Daito Islands, ca. 150 km east of the Ryukyu Trench, are located on the northwestern part of the subducting Philippine Sea Plate, and are composed of two main islands, Kita (north) -Daito and Minami (sourth) -Daito. Both islands are well-known raised atolls and tectonic movements are expected to be different from the Ryukyu Islands on the Eurasian Plate. We investigated raised coastal morphology and geology at eight localities of these islands with special reference to the occurrence of fossil corals, and detailed maps and cross sections are drawn using Electric Distance Meter. Thirty three autochthonous corals are dated by 230Th/234U method and some corals are dated by ESR and non-destructive 226Ra/238U methods. Some allochthonous corals are also dated. 230Th/234U dates on autochthonous corals cluster in 113±6 to 133±6 ka in Kita-Daito and in 113±6 to 159±10 ka in Minami-Daito. Therefore, the dated autochthonous corals, except for one relatively older date, represent the sea level of the last interglacial maximum, corresponding to isotope stage 5e. The upper limit of occurrence of autochthonous corals is 8.1 m in Kita-Daito and 11 m in Minami-Daito. Elevation of the last interglacial shoreline judged by emerged coastal morphology is 10 m in Kita-Daito and 12 m in Minami Daito. No autochthonous corals younger than the last interglacial maximum exist in these islands. However, the occurrence of allochthonous corals dated at ca. 80-100 ka suggests the possible presence of corals corresponding to isotope stage 5c and 5a, below the present sea level. Average uplift rate in both islands is nearly the same, that is 0.03 m/ka at Kita Daito and 0.05 m/ka at Minami-Daito, however, it is significantly lower than 1.8 m/ka in Kikai Island and even 0.3 m/ka in Hateruma Island, both are located on the Eurasian Plate, being subducted by the Philippine Sea Plate. Sequence of vertical tectonic movement of Daito Islands can be estimated as follows : Daito Islands had been subsided resulting in the formation of atolls and lagoons underlain by more than 400 m thick coralline limestone (Sugiyama, 1934 and 1936), and then tectonic uplift, time of which is unknown because of dolomitization of calcareous sediments, has started in association of the northwestward migration of the Philippine Sea Plate and has resulted in the formation of upbulge which is represented by the emerged atolls, fringed by a series of fringing reefs. Uplift rate has been very slow at least since the last interglacial maximum, possibly implying that these islands are tending towards the new tectonic phase (stable to subsidence).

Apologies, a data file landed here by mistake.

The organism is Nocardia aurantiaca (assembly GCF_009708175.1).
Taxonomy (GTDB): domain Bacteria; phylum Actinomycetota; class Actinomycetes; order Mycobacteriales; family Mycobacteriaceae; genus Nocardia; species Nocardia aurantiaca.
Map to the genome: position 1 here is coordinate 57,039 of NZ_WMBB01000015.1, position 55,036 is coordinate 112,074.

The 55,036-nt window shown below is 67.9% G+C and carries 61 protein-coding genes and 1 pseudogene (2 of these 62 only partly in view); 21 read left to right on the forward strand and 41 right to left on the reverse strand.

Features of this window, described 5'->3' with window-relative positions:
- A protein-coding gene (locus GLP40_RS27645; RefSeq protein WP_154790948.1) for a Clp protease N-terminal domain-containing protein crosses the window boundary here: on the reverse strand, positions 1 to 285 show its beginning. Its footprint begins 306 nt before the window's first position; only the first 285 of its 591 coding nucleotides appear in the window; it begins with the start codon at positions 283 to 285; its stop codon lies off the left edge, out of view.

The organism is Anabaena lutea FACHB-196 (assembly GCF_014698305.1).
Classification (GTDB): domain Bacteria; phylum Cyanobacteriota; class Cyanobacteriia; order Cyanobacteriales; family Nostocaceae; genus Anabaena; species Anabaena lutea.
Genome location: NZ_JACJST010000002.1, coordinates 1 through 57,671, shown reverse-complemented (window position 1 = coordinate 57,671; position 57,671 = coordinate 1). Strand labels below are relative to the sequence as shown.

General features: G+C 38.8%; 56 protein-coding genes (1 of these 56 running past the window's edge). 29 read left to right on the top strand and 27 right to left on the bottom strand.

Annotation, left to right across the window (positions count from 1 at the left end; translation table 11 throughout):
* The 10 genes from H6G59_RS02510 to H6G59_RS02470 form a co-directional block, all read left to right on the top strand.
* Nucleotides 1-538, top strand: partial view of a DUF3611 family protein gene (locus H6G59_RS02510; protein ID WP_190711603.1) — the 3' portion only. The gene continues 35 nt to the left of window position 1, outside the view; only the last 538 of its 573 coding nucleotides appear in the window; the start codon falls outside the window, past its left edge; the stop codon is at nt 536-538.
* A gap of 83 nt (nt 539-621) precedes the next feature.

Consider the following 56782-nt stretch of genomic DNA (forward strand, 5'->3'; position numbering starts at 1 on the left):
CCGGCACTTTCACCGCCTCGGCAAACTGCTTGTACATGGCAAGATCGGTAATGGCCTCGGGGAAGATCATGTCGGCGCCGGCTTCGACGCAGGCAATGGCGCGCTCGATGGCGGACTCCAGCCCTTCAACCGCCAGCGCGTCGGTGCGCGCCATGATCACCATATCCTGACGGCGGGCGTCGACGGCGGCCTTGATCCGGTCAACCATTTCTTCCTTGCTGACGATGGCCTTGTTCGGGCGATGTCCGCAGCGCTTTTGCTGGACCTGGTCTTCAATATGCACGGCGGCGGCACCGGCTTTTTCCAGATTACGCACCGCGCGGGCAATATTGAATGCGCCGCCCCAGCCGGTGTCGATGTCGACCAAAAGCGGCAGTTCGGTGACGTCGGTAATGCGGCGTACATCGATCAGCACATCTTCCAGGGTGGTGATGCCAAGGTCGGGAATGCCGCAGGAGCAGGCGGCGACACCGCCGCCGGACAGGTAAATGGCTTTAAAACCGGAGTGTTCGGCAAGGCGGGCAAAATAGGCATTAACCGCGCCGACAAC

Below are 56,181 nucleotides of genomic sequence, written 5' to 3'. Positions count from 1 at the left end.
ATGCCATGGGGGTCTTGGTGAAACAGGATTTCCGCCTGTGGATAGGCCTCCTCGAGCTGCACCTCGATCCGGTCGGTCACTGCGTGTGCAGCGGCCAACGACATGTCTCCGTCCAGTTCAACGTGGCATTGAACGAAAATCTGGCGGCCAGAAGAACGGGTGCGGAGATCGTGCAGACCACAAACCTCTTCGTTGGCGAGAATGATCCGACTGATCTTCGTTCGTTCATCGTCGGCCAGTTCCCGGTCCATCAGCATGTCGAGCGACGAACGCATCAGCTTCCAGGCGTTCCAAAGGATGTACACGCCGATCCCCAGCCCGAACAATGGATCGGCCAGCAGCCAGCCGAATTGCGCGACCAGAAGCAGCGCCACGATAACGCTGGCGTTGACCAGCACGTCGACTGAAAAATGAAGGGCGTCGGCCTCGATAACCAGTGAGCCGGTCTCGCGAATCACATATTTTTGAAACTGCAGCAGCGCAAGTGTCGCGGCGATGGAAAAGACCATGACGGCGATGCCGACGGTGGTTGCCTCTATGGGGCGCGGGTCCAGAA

Alpha-spectrometric 230Th/234U dating was applied to fifty Pleistocene hermatypic corals from Kita-and Minami-Daito Islands (KDI and MDI), both of which have been well-known to be one of noteworthy representatives of raised atoll since the study of Aoki (1934). 230Th/234U dates range from 113±6 to 133±6 ka (ay. 123±1 ka) for autochthonous corals from KDI, and 111±5 to 159±10 (av. 123±1 ka) from MDI, intimate that the fringing reef has been developed during the high sea level stand of the last interglacial maximum. These dates are correlative to the oxygen isotope stage 5e (OIS-5e Martinson et al., 1987). The upper limit of occurrence of dated autochthonous corals was 8.1 m on KDI, and 11 m on MDI. Besides them, somewhat younger dates corresponding to the OIS-5 a or-5 c, were picked up from some allochthonous corals in a dental limestone unit on KDI. Such a detrital limestone unit cannot be geochronologically defined, because of the allochthonous mode of occurrence of dated samples. It is, however, free of doubt that hermatypic corals were alive forming a small-scaled reef in shallow sea around KDI. The detrital limestone unit including such young corals is very likely to have been formed as a storm deposit and have been preserved in some depressions on the island. The former shoreline was proved by the presence of raised surf bench at some localities (one on KDI and three on MDI), where dated autochthonous corals were collected. The height of it was measured to be ca. 10 m on KDI and 12.2 to 12.7 m on MDI. The amount and the rate of uplift is calculated to be from ca. 4 m for KDI to 6.7 m for MDI, and approximately from 0.03 m/ka for KDI to 0.05 m/ka for MDI, respectively, assuming the sea level of +6 m during the last interglacial maximum and the constant rate of tectonic upheaval since then. Compared with the amount and the rate of uplift estimated by the same way for the last interglacial limestone on Kikai, Hateruma and Yonaguni Islands arranged along the Ryukyu Arc, the vertical displacement of both KDI and MDI is considered to have been extremely small and slow during the last 130 ka.